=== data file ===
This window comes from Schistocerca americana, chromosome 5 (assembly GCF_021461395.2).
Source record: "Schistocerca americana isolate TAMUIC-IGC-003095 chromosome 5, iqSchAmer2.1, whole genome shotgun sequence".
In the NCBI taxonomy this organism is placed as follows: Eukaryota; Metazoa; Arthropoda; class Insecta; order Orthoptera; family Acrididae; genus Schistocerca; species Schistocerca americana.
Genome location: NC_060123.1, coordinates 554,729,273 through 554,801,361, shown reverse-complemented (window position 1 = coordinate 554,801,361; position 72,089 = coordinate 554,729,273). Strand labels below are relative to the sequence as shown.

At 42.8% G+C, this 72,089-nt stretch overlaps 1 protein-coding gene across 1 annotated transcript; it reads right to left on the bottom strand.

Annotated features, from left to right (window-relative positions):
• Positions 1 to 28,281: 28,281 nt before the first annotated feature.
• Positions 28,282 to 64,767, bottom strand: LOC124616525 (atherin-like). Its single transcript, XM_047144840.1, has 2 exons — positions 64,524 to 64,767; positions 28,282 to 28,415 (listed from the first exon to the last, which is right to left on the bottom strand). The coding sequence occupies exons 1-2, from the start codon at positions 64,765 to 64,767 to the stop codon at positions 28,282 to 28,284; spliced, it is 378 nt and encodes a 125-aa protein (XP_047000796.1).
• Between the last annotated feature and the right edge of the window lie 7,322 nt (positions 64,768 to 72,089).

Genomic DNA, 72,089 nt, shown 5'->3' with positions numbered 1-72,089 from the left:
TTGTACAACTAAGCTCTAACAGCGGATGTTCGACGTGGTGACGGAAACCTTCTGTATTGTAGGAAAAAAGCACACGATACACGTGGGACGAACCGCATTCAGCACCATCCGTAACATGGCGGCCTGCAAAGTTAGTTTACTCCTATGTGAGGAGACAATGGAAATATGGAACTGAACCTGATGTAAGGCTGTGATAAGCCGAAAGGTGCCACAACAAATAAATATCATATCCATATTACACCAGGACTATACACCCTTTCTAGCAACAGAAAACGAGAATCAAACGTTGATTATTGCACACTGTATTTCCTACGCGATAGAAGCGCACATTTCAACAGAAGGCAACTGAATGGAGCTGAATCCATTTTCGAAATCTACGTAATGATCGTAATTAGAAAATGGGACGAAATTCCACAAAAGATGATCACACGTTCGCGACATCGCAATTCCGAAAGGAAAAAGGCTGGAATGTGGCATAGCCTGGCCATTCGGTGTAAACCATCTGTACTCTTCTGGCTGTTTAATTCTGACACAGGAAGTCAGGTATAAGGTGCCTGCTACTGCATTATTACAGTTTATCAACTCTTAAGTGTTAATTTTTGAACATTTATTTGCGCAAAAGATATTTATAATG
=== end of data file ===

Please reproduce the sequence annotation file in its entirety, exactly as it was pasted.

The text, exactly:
This window comes from Schistocerca americana, chromosome 5 (assembly GCF_021461395.2).
Source record: "Schistocerca americana isolate TAMUIC-IGC-003095 chromosome 5, iqSchAmer2.1, whole genome shotgun sequence".
In the NCBI taxonomy this organism is placed as follows: Eukaryota; Metazoa; Arthropoda; class Insecta; order Orthoptera; family Acrididae; genus Schistocerca; species Schistocerca americana.
Genome location: NC_060123.1, coordinates 554,729,273 through 554,801,361, shown reverse-complemented (window position 1 = coordinate 554,801,361; position 72,089 = coordinate 554,729,273). Strand labels below are relative to the sequence as shown.

At 42.8% G+C, this 72,089-nt stretch overlaps 1 protein-coding gene across 1 annotated transcript; it reads right to left on the bottom strand.

Annotated features, from left to right (window-relative positions):
• Positions 1 to 28,281: 28,281 nt before the first annotated feature.
• Positions 28,282 to 64,767, bottom strand: LOC124616525 (atherin-like). Its single transcript, XM_047144840.1, has 2 exons — positions 64,524 to 64,767; positions 28,282 to 28,415 (listed from the first exon to the last, which is right to left on the bottom strand). The coding sequence occupies exons 1-2, from the start codon at positions 64,765 to 64,767 to the stop codon at positions 28,282 to 28,284; spliced, it is 378 nt and encodes a 125-aa protein (XP_047000796.1).
• Between the last annotated feature and the right edge of the window lie 7,322 nt (positions 64,768 to 72,089).

Genomic DNA, 72,089 nt, shown 5'->3' with positions numbered 1-72,089 from the left:
TTGTACAACTAAGCTCTAACAGCGGATGTTCGACGTGGTGACGGAAACCTTCTGTATTGTAGGAAAAAAGCACACGATACACGTGGGACGAACCGCATTCAGCACCATCCGTAACATGGCGGCCTGCAAAGTTAGTTTACTCCTATGTGAGGAGACAATGGAAATATGGAACTGAACCTGATGTAAGGCTGTGATAAGCCGAAAGGTGCCACAACAAATAAATATCATATCCATATTACACCAGGACTATACACCCTTTCTAGCAACAGAAAACGAGAATCAAACGTTGATTATTGCACACTGTATTTCCTACGCGATAGAAGCGCACATTTCAACAGAAGGCAACTGAATGGAGCTGAATCCATTTTCGAAATCTACGTAATGATCGTAATTAGAAAATGGGACGAAATTCCACAAAAGATGATCACACGTTCGCGACATCGCAATTCCGAAAGGAAAAAGGCTGGAATGTGGCATAGCCTGGCCATTCGGTGTAAACCATCTGTACTCTTCTGGCTGTTTAATTCTGACACAGGAAGTCAGGTATAAGGTGCCTGCTACTGCATTATTACAGTTTATCAACTCTTAAGTGTTAATTTTTGAACATTTATTTGCGCAAAAGATATTTATAATG